Reviewed By Tracy Zeman
- Anhinga Press (2020)
- 82 pages
Shimmer, winner of the 2018 Philip Levine Prize for Poetry, is Mark Irwin’s tenth collection. As one might imagine from the title, these are poems imbued with light: “light we smear / on faces and hands, then touch the far within one another,” and “Look, there’s snow / creeping down from the glacier and we’re blinking against / the bright light, opening door after door with a red knife.” Light wends through bodies and jars of marmalade. It seeps from doorjambs and device screens—and where this radiance permeates, darkness also gathers. “Sometimes the words are branches, recalling / saplings, then one day you’re older and realize that all the doors / are shadows,” and, “this world was built of praise where our bodies spoke, unlike these words / that sometimes cover up the white with a newer, stranger dark.”
Mortality’s shadow looms in many of Shimmer’s poems. The speaker mourns his mother while she lives and after she dies; he writes about other human losses, intimate and societal like those who perished in the 9/11 terrorist attacks; and he profoundly depicts environmental losses, species-specific and planetary. The collection opens with the poem “What a Great Responsibility.” Using anaphora, the speaker lists things no longer here, then lists other responsibilities—our use of language and our foreknowledge of death, and finally closes with an image of two kids that seems ordinary at first but turns toward the impossible:
What a great responsibility to think of things that no longer exists – the tree house
with ladder struck by lightning.
The skyscraper whose floors and ceilings collapsed as people dined above
while below computer terminals and desks flew out the windows.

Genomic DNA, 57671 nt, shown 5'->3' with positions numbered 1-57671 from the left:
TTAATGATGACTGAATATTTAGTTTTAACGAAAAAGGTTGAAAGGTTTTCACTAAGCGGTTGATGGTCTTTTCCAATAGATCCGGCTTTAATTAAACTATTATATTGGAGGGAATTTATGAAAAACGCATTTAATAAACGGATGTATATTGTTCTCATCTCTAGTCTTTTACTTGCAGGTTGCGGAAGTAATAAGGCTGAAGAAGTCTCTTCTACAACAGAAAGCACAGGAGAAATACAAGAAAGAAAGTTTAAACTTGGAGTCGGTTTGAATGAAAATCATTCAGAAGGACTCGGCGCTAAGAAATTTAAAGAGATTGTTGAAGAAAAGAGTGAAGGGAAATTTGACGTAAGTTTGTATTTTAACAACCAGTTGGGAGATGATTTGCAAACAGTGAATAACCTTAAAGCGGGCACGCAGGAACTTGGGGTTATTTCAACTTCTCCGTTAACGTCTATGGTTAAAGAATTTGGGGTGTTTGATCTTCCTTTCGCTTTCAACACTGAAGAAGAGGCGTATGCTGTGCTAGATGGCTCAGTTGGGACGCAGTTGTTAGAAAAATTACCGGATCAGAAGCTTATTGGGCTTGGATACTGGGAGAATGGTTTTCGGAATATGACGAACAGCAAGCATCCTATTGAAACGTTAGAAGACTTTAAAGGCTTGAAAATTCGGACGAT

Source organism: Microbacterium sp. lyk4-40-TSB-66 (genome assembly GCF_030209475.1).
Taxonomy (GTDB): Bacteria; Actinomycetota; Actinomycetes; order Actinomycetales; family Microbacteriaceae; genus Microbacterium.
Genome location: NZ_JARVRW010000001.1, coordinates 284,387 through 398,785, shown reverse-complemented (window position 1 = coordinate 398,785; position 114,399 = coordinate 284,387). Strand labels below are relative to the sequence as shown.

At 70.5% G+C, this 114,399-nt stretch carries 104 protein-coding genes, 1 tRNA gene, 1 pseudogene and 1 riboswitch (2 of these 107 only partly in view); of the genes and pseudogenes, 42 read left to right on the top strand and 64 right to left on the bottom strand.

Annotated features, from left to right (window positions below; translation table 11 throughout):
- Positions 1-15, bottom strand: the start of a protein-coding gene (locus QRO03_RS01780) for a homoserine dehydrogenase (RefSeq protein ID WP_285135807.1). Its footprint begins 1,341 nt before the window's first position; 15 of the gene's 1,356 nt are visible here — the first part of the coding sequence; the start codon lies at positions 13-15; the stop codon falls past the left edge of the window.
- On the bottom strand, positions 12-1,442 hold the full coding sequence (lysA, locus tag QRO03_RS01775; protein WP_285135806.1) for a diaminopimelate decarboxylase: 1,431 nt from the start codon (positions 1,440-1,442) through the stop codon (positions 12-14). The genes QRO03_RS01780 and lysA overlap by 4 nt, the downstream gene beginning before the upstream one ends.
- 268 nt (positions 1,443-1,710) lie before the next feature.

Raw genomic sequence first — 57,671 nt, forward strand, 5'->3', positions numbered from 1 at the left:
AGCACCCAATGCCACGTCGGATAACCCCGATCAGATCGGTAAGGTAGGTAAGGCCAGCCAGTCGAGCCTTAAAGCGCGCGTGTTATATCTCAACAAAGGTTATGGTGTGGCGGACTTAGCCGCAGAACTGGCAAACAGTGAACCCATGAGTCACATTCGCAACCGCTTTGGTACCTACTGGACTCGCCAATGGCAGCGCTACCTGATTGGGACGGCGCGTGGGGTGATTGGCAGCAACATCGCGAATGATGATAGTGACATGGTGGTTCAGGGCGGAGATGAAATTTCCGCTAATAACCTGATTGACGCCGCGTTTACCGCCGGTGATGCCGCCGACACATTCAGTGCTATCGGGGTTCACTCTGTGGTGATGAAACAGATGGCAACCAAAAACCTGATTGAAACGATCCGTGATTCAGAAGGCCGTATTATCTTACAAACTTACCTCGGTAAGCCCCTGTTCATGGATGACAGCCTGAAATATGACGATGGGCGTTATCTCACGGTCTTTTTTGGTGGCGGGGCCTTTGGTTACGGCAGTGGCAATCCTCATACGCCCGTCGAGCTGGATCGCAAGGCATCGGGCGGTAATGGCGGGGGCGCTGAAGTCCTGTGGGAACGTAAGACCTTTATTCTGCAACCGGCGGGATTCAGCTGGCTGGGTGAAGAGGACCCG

What a great responsibility to think of creatures no longer here.
The Tasmanian tiger hunted to extinction, or the golden toad that burrowed
in the high cloud forests of Costa Rica.
What a great responsibility to speak of things and people. This boy pulling
on his father’s work-gloves, or that kid in April, dragging an old violin
through loose soil till the pear trees bud and flower in an instant.
Irwin favors repetition, extended metaphors, quick shifts and turns in time and subject, and Lorca or Celan-like surreal impossibilities to create reflections and recollections that are slow and quick simultaneously and bend the real toward the unreal. In “Domain,” many lines begin with “To”: “To be alive, to feel / pain – cold on the teeth,” and, “To find domain in beauty’s / ephemeral wave. / To climb a stair for nothing but to stare, / purposeless as a flashlight at noon.” He moves the reader quickly through different ways to experience the world via our senses. And then he writes, “Once we really moved through a landscape, but now the scenery / unrolls lush colors on a screen.” The screen is our new epistemology. What does it mean to have this kind of knowledge, but to have lost our knowledge of physically being in the world? What does that mean for rest of life on earth? The poem ends with a striking and frightening image:
I’m entering that one’s house now, where the dinner guests are no longer